In May, President Trump and Congressional Republicans gathered in the White House Rose Garden to celebrate the House of Representatives narrowly approving a bill to repeal the Affordable Care Act. Celebrating front and center were a number of Republican representatives from California.
Back in Ferndale, Ellen Briggs wasn’t celebrating.
Ellen cares for her 92-year-old mother, despite suffering from cancer and diabetes herself. For years, she had to travel hundreds of miles and pay increasing insurance rates because she couldn’t get coverage closer to home. “When the rate rose to $1,000/month, I had no choice but to let the insurance go,” she wrote me. “Luckily, ACA funding of Medi-Cal’s expansion kicked in just in time to cover my cancer surgery and subsequent care.”
But as Senate Republicans prepare to push through a bill similar to the House plan and crafted in secret, Ellen is worried. “I expect I will now lose my insurance and — given my history —a gain be unable to obtain a replacement at any price,” she says. She tells me she’s now talking to a lawyer, “to make sure that my aged mother will not lose her home because of my future medical expenses.”
Ellen is one of millions of Californians — particularly in rural communities —who’ve benefitted from the ACA and would be devastated by this Republican bill.
Thanks to the ACA, 20 million more Americans — including 5 million Californians — have health care coverage. The uninsured rate in rural communities has dropped nearly 40 percent. Three quarters of Americans in rural areas can now buy a health plan for about $100 a month. And rural hospitals in states that expanded Medicaid under the ACA have seen fewer closures and invested more in patient care.
The Republican health care plan rolls back our progress. It would cover less, cost families more, and threaten the hospitals and clinics that care for Californians in every region of our state, particularly in remote areas. According to the National Farmers Union, this bill “would fail millions of people, especially family farmers and rural Americans.”
How could this happen? Well, first, the Republican plan covers fewer people. In rural communities, millions of Americans would lose coverage. And for communities and families hit hard by opioid abuse, cutting the Medi-Cal funds that pay for substance abuse treatment would cause many to lose their insurance at the worst possible time.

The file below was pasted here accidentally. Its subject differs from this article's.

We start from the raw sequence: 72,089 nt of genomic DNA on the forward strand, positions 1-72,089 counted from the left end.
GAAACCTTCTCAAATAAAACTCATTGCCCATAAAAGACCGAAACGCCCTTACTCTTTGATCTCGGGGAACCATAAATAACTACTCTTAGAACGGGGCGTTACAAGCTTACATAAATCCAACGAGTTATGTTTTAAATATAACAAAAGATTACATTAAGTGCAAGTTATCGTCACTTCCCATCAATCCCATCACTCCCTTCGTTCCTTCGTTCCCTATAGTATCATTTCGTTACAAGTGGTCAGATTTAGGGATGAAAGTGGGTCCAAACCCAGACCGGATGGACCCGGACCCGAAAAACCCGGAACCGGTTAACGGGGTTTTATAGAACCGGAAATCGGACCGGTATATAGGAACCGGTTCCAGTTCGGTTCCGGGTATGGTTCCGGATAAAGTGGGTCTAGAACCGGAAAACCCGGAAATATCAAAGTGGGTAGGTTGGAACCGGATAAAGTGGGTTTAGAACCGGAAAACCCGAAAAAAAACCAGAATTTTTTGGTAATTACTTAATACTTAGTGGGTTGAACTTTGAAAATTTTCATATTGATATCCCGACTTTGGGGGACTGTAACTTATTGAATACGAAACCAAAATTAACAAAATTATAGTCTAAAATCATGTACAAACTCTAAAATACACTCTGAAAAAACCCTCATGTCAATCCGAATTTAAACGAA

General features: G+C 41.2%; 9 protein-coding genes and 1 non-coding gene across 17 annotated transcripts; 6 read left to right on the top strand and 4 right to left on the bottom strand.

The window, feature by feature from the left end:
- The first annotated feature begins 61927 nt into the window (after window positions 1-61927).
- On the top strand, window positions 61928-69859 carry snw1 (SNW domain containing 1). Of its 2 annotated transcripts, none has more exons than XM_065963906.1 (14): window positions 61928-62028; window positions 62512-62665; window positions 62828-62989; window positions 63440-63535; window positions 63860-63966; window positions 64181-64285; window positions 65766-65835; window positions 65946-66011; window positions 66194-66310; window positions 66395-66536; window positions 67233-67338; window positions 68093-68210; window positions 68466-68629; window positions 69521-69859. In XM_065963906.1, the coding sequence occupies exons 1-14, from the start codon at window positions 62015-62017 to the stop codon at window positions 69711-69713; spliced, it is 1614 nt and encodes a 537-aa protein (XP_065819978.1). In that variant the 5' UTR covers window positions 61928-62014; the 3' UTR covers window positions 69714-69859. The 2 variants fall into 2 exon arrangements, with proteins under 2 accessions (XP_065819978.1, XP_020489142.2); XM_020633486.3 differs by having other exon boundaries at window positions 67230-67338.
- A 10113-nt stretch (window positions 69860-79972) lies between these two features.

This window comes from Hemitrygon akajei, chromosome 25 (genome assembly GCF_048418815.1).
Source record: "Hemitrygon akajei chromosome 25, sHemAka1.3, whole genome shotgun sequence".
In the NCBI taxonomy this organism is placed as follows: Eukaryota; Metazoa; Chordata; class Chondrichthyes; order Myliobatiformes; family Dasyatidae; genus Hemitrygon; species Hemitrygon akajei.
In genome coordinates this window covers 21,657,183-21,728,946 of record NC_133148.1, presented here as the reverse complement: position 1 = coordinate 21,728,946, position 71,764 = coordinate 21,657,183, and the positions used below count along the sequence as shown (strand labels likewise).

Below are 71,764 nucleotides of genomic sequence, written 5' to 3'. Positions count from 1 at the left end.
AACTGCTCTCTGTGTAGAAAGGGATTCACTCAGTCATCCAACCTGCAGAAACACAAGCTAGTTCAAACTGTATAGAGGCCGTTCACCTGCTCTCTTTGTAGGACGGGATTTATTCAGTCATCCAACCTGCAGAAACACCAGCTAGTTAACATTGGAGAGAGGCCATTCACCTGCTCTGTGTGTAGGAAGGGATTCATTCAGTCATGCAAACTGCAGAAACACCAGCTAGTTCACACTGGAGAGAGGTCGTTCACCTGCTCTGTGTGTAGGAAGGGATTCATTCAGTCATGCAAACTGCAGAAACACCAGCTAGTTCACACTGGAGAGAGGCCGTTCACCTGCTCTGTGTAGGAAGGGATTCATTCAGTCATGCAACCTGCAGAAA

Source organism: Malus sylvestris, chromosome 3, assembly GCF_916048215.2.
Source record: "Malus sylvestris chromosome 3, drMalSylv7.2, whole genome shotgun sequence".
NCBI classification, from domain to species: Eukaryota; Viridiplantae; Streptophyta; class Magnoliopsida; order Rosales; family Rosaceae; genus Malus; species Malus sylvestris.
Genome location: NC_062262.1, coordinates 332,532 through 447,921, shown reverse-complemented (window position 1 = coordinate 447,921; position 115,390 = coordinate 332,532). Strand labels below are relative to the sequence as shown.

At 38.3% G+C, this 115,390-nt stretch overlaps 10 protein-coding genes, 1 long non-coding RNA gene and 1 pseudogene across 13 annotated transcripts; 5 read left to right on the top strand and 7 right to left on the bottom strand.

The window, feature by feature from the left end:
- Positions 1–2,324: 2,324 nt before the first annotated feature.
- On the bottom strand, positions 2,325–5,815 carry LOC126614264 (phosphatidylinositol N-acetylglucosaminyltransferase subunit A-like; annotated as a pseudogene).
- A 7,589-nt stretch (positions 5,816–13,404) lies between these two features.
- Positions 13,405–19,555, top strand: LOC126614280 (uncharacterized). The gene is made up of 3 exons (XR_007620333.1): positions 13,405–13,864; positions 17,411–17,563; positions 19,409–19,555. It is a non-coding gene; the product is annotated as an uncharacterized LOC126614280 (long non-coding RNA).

Second, this plan would actually cost older Americans more, many of whom live in rural communities. The Republican plan allows insurers to charge seniors five times as much as younger Americans. People can’t afford that.
Finally, the Republican health care plan would threaten the rural hospitals, clinics, and health centers so many Californians rely on. In more populous parts of the state, residents have access to not just hospitals, but clinics, substance abuse treatment centers, and other medical centers. But in rural areas, hospitals are often the only health care providers for miles. These health centers depend on Medicaid and Medi-Cal to keep their doors open, which this plan would cut by $834 billion. And the Republican plan ends the ability of women and teens on Medi-Cal to go to Planned Parenthood clinics for services. More than half of those clinics are located in rural or underserved communities.
When hospitals and clinics shut their doors, it harms the economy as well as the health of a community. Fewer hospitals means fewer doctors, nurses, and janitors to buy homes, shop at local stores, and pay taxes. Researchers at UC Berkeley and UCLA project that in Fresno County alone, the Republican plan would cost an estimated 6,000 jobs and $516 million in economic growth.
Our health care system can certainly be strengthened. But instead of playing politics with people’s lives — and taking health care from those in need while giving big tax breaks to insurance companies and the top 0.4 percent wealthiest Americans — we should come together to increase access and lower costs.
To the young man struggling with mental illness or opioid addiction in Bakersfield, the stage IV cancer survivor in Visalia, or the family physician in Guerneville, the Republican health care bill is not something to celebrate. It’s something Californians should do everything in our power to stop.